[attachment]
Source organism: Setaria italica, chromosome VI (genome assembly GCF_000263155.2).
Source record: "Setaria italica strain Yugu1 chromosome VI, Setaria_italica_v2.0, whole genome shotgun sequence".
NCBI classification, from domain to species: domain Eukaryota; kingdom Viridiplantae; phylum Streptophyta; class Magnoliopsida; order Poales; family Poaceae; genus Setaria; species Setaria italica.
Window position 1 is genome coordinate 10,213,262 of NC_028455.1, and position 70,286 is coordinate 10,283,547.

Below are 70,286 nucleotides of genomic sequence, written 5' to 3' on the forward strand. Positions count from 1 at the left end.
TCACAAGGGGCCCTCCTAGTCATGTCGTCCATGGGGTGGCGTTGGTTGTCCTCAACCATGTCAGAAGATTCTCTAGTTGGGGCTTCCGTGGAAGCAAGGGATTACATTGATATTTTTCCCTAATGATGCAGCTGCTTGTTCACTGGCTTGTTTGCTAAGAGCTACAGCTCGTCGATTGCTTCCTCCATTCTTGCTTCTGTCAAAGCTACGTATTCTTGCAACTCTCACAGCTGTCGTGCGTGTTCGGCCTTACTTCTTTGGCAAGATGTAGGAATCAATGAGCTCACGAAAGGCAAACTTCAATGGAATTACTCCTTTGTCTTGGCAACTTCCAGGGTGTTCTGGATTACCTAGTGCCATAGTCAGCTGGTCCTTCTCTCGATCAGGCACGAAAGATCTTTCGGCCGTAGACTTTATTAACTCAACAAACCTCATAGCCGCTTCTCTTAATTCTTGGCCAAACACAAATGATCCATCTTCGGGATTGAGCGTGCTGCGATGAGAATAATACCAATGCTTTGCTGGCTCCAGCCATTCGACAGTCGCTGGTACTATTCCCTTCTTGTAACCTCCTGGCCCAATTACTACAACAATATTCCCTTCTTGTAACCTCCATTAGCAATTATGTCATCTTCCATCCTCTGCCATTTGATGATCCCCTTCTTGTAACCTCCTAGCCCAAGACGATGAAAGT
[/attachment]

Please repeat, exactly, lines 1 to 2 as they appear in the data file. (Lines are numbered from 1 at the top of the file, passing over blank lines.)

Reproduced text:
Source organism: Setaria italica, chromosome VI (genome assembly GCF_000263155.2).
Source record: "Setaria italica strain Yugu1 chromosome VI, Setaria_italica_v2.0, whole genome shotgun sequence".